Why businesses need a disinformation defense plan, with Lisa Kaplan: Lock and Code S04E13

When you think about the word “cyberthreat,” what first comes to mind? Is it ransomware? Is it spyware? Maybe it’s any collection of the infamous viruses, worms, Trojans, and botnets that have crippled countless companies throughout modern history. 

In the future, though, what many businesses might first think of is something new: Disinformation. 

Back in 2021, in speaking about threats to businesses, the former director of the US Cybersecurity and Infrastructure Security Agency, Chris Krebs, told news outlet Axios: “You’ve either been the target of a disinformation attack or you are about to be.”

That same year, the consulting and professional services firm Price Waterhouse Coopers released a report on disinformation attacks against companies and organizations, and it found that these types of attacks were far more common than most of the public realized. From the report: 

“In one notable instance of disinformation, a forged US Department of Defense memo stated that a semiconductor giant’s planned acquisition of another tech company had prompted national security concerns, causing the stocks of both companies to fall. In other incidents, widely publicized unfounded attacks on a businessman caused him to lose a bidding war, a false news story reported that a bottled water company’s products had been contaminated, and a foreign state’s TV network falsely linked 5G to adverse health effects in America, giving the adversary’s companies more time to develop their own 5G network to compete with US businesses.”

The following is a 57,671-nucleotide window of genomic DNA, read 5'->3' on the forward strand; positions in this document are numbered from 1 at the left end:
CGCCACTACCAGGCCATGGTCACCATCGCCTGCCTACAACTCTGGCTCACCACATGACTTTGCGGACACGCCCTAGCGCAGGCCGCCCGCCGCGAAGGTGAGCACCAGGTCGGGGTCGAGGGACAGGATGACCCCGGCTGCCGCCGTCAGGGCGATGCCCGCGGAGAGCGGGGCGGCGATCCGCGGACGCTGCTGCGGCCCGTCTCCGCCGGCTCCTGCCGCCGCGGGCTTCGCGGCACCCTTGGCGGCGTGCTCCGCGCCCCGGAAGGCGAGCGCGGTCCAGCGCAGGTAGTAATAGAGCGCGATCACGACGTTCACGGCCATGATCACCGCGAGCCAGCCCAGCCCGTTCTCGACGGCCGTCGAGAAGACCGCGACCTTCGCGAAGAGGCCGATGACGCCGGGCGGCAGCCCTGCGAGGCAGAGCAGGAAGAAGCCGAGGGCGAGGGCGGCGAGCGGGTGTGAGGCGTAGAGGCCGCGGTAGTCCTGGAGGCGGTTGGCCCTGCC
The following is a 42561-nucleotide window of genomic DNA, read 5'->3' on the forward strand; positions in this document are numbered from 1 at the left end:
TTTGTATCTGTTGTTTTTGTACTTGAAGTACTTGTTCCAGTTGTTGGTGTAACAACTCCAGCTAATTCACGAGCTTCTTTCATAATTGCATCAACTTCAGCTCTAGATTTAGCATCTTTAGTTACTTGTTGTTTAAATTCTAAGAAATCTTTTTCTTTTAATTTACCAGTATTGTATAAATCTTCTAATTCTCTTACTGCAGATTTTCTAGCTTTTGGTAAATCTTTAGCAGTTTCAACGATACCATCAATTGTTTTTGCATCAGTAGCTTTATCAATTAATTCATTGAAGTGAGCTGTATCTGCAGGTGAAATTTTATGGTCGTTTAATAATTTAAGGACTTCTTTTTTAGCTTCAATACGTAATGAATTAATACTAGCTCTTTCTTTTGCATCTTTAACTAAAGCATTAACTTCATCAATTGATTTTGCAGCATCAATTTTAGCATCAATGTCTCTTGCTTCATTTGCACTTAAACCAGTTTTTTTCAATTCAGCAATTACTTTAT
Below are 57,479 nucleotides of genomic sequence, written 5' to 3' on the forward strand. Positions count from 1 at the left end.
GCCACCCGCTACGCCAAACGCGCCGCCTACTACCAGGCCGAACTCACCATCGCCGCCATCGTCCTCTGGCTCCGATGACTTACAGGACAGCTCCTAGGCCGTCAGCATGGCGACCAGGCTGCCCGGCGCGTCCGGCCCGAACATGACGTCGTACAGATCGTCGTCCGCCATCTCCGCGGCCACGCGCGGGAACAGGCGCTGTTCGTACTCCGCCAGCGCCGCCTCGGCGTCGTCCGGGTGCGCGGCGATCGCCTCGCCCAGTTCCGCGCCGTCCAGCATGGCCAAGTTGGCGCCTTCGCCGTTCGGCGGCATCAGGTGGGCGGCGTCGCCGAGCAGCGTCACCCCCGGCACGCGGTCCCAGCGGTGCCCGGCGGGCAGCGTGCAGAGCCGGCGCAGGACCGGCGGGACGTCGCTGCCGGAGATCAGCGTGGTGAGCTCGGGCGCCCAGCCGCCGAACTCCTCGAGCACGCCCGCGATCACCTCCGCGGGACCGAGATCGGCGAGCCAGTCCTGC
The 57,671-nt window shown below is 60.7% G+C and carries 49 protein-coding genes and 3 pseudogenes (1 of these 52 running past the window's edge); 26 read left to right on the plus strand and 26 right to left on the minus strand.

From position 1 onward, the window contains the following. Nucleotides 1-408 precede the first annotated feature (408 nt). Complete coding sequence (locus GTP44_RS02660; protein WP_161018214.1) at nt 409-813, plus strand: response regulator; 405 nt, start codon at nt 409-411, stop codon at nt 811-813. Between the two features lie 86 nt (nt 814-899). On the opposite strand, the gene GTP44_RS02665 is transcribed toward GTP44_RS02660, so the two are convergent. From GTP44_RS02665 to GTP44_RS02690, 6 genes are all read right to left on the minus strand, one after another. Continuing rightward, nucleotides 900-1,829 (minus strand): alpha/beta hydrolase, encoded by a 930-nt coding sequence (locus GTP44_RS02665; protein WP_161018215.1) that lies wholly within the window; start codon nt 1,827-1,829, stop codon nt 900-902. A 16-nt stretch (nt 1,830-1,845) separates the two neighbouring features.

Disinformation is here, and as much of it happens online—through coordinated social media posts and fast-made websites—it can truly be considered a “cyberthreat.” 

But what does that mean for businesses? 

Today, on the Lock and Code podcast with host David Ruiz, we speak with Lisa Kaplan, founder and CEO of Alethea, about how organizations can prepare for a disinformation attack, and what they should be thinking about in the intersection between disinformation, malware, and cybersecurity. Kaplan said:

“When you think about disinformation in its purest form, what we’re really talking about is people telling lies and hiding who they are in order to achieve objectives and doing so in a deliberate and malicious life. I think that this is more insidious than malware. I think it’s more pervasive than traditional cyber attacks, but I don’t think that you can separate disinformation from cybersecurity.”

Tune in today. 

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Show notes and credits:

Intro Music: “Spellbound” by Kevin MacLeod (
Licensed under Creative Commons: By Attribution 4.0 License
Outro Music: “Good God” by Wowa (